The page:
Conversations which make this their starting point are incredibly important right now. It’s necessary, but not sufficient, to talk about decentralising political power. We need to also be talking about what that means in practice, how it will work, what kinds of tools and systems will support it.
March 16, 2011 § Leave a comment
There’s been a lot of excitement among digital liberties types about the TPPA recently, as the US IP proposals were leaked last week. There’s an excellent analysis by Kim Weatherall over at LawFont, more analysis over at techdirt, and some opposition starting up by groups like the Pirate Party and EFA. Most of these activists have raised some great points – I particularly recommend Kim Weatherall’s article, which has identified some areas that might be particularly problematic, especially relating to copyright extensions and anti-circumvention provisions.
However, what I find strange about a lot of this, though, is the lack of connection with other anti-trade agreement activism. Left-wing activists have been critiquing “free trade” agreements for decades: the protests in Seattle in 1999 were some of the most visible examples of this in the global North, but they certainly haven’t been the only protests. When it comes to the TPPA, there are a number of groups continuing on from previous rounds of global justice activism, including TPPWatch (NZ) and AFTINET (AU). I’m not particularly well-linked to this activist scene, so I’m sure there are also plenty of less-visible groups.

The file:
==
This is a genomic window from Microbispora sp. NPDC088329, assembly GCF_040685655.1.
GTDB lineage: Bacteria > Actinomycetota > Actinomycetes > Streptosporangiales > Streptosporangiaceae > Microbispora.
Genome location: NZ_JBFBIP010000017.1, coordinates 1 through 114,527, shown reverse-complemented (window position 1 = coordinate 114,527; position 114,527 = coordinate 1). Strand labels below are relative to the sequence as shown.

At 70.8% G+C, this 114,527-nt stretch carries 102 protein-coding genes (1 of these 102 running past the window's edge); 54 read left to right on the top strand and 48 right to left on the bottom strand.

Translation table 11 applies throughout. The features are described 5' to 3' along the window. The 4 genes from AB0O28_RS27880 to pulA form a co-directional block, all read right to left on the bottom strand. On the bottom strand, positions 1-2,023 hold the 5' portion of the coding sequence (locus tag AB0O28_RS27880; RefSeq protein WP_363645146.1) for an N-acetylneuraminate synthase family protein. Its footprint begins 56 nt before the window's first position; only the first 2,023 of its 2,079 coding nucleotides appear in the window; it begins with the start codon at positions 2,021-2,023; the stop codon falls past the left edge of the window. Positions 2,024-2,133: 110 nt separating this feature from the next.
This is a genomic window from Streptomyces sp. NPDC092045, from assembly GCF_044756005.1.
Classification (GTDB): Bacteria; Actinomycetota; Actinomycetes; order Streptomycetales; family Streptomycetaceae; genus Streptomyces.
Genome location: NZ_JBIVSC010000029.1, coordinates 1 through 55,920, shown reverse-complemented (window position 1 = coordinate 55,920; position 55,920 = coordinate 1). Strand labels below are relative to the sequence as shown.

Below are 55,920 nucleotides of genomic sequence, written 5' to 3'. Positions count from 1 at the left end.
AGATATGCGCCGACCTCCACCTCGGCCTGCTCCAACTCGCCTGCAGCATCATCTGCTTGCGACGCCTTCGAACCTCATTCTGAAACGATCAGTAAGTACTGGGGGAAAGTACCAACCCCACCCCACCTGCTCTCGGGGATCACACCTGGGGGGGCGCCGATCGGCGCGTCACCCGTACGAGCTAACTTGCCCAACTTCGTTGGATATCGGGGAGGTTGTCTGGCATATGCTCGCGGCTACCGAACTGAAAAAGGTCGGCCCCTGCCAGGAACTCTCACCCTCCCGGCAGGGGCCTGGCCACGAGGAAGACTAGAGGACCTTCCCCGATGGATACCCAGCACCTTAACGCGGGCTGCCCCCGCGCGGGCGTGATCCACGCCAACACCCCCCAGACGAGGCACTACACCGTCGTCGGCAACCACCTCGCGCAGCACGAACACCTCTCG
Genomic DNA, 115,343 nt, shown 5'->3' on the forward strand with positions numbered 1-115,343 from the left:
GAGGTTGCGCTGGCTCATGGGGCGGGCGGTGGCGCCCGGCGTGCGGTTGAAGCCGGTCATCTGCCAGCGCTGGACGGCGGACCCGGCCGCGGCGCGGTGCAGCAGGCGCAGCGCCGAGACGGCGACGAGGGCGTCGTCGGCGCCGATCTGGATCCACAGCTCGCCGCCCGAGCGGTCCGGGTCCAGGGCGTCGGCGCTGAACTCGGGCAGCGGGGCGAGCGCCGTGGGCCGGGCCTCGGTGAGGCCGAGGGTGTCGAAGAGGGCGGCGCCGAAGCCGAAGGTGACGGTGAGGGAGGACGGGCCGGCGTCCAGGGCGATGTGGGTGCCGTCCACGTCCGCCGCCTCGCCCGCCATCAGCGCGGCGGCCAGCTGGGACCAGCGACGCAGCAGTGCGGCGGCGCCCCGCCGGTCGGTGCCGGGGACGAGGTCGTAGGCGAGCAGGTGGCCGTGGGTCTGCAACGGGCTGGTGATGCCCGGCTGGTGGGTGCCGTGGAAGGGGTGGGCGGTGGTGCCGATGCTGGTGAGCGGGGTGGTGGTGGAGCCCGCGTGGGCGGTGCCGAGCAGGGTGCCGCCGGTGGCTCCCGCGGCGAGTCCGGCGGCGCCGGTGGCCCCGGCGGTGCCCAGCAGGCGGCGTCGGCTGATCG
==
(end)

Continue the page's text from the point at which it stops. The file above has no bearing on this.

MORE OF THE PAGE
There are a few reasons why digital liberties activists might not be connecting up with other strands of global justice activism, as I argued in my PhD. These include:
- Many (but not all!) digital liberties activists come from “geeky” backgrounds – they know a lot about copyright, or software, but not necessarily a lot about non-institutional politics or protest movements.
- Many digital liberties activists seem to want to avoid any association with left-wing politics, and often identify as libertarian, or as “apolitical” (despite the fact that they’re involved in intensely political projects).